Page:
IRS News Release  
March 22, 1999

Small Businesses Given a Choice
for Paying Taxes

WASHINGTON - The Treasury Department and Internal Revenue Service have announced that proposed regulations issued today would raise the threshold requiring the use of the Electronic Federal Tax Payment System (EFTPS) to $200,000 beginning January 1, 2000. This means that 91 per cent of all businesses would have a choice of how to pay their taxes.

"The success of EFTPS due to the large number of volunteers using the system means that most businesses can voluntarily participate in EFTPS," said IRS Commissioner Charles O. Rossotti. "We believe that most of the businesses that are currently using the system will continue to do so because they find it easier to use."

Deputy Secretary of the Treasury Lawrence Summers said, "Today's actions demonstrate the value of our continuing dialogue with the small business community. The relief provided will enable small businesses to achieve a smooth transition to the new, more efficient, electronic financial system of the 21st century."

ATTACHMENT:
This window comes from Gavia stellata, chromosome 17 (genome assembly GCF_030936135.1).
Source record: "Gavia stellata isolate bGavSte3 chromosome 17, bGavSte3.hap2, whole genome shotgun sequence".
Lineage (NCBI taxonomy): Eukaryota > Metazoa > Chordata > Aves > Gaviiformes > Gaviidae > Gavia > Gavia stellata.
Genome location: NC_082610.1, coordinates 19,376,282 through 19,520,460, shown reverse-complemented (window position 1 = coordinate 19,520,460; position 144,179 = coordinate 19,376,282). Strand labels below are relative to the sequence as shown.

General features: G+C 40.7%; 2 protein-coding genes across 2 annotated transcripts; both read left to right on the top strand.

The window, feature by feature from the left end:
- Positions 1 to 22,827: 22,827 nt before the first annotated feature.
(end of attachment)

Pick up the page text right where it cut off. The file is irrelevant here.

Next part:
After the regulations are finalized, businesses that were previously required to use EFTPS but did not make more than $200,000 in aggregate deposits for 1998 will be relieved of the requirement to use EFTPS on January 1, 2000. As a result, only about 9 percent of all businesses making deposits will be required to use EFTPS. Also, about 65 percent of the businesses that have previously been required to use EFTPS will be relieved of the requirement.

The new threshold of $200,000 applies to aggregate deposits. This means that businesses will consider deposits for all types of taxes made during the year to see if they are required to use EFTPS. If a business makes more than $200,000 in aggregate deposits for a calendar year, it meets the requirement based on this test and then it must use EFTPS starting January 1, of the second succeeding calendar year. Thus, a business with more than $200,000 in aggregate deposits for 1998 would be required to use EFTPS starting January 1, 2000. Over 90 per cent of these businesses already use EFTPS.